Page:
There may soon be a process out there that not only benefits every uniformed service member, but everyone else as well: Protection from Chemical/Biological agents.
Not only will this new discovery help ward off chemical and biological agents, it could also lead to self-cleaning apparel, to effortless thermal management, to fuel purification as well as enhanced control of leaks, especially with oil and fuels.
A research team led by Anish Tuteja, University of Michigan in Ann Arbor assistant professor of materials science and engineering, specializing in chemical engineering and macromolecular science and engineering, demonstrated surfaces can effectively perform as “chemical shields against virtually all liquids.”
In 2006, Air Force Office of Scientific Research (AFOSR) Program Manager Dr. Charles Lee funded Professor Gareth McKinley at the Massachusetts Institute of Technology exploring nanocomposite technology for Defense applications. Tuteja, an MIT doctoral student at the time, was exploiting the unusual surface properties of a nanocomposite with fluorinated nanoparticles, to create a superoleophobic surface. After graduation, Tuteja moved to the University of Michigan. He earned the Young Investigator Program grant from AFOSR in 2011, and continued to conduct the same line of research begun at MIT.
To create chemical shields against liquids, surfaces undergo preparation using a nanoscale coating approximately 95 percent air, which in turn, repels liquids of any material in its class, causing them to literally bounce off the treated surface. The surfaces “possess hierarchical scales of re-entrant texture that significantly reduce the solid-liquid contact area,” Tuteja said. It all comes down to controlling how much contact the liquid ultimately has with the treated surface. To accomplish that the researchers apply the nanoscale coating using a process called electrospinning, using an electric charge to create fine particles of solid derived from a liquid solution.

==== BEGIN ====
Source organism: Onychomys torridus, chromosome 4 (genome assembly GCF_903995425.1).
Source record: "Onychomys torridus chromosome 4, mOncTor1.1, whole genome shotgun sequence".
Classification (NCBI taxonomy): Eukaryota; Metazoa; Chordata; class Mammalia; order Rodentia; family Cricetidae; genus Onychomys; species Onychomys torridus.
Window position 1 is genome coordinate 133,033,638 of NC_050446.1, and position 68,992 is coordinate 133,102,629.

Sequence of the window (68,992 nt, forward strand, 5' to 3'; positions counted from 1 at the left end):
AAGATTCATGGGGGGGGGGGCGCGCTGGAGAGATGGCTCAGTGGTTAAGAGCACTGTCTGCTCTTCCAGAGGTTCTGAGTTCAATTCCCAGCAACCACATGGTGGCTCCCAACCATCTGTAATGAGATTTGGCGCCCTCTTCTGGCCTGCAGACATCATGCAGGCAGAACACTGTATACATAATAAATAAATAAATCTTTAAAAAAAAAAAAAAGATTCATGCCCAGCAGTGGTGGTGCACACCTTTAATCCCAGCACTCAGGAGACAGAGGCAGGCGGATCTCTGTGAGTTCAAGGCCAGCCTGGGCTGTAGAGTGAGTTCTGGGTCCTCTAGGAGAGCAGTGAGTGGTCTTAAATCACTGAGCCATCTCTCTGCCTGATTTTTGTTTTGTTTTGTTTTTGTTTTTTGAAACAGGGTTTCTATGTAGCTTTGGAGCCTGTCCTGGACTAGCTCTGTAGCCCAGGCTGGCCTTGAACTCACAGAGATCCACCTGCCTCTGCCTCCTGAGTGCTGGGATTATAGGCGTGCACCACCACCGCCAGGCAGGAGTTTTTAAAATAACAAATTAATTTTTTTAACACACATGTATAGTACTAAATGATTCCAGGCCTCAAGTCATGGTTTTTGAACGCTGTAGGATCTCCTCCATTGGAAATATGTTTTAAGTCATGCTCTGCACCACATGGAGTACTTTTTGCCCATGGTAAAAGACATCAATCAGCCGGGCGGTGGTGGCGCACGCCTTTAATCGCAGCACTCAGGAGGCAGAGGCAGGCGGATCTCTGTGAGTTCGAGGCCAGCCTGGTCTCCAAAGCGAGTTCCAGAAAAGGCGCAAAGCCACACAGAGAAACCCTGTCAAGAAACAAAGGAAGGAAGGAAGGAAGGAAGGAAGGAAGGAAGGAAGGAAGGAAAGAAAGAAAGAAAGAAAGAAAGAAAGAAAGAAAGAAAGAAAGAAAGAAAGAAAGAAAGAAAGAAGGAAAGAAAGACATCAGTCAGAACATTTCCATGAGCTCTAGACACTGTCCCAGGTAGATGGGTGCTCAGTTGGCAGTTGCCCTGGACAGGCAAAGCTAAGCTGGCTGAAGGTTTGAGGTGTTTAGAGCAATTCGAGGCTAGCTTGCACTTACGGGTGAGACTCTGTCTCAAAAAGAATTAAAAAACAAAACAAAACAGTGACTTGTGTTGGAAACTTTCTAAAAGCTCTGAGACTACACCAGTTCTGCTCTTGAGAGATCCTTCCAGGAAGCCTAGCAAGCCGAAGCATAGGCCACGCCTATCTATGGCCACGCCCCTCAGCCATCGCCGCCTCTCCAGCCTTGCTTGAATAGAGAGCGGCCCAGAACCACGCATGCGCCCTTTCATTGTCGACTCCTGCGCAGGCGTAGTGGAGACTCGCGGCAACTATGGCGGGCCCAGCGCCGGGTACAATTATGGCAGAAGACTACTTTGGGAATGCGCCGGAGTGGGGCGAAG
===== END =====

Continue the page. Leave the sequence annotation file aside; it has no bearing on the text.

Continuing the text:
The coating is a mixture of cross-linked “polydimethylsiloxane,” or PDMS, and liquid-resisting nanoscale cubes developed by the Air Force that contain carbon, fluorine, silicon and oxygen. While the material’s chemistry is important, so is its texture, because it hugs the pore structure of whatever surface it is applied to, and creates a fine web of air pockets within those pores, so any liquid that comes in contact with the coating is barely touching a solid surface.
Tuteja said when an untreated surface and a liquid get in close proximity, “they imbue a small positive or negative charge on each other, and as soon as the liquid comes in contact with the solid surface, it will start to spread….we’ve drastically reduced the interaction between the surface and the droplet.” By effectively eliminating the contact between the treated surface and the liquid, there is almost no incentive for the liquid to spread, as such, the droplets stay intact, interacting only with molecules of themselves, and maintaining their spherical shape.
The research team has tested more than 100 liquids and found only two that were able to penetrate the coating: They were both chlorofluorocarbons—chemicals used in refrigerators and air conditioners. In Tuteja’s lab demonstrations the surface repelled coffee, soy sauce and vegetable oil, as well as toxic hydrochloric and sulfuric acids, and the surfaces are also resistant to gasoline and various alcohols.
This program is can be useful to the Air Force and the Department of Defense for self-cleaning surfaces (in particular, integral breathable protective Chemical/Biological Warfare defense in uniform clothing and sensor systems), improvement of thermal management efficiency in phase change cooling systems, fuel purification and the control of oil and fuel leakages in rockets and airplanes.
Don’t forget, it can also protect against dreaded everyday coffee spill.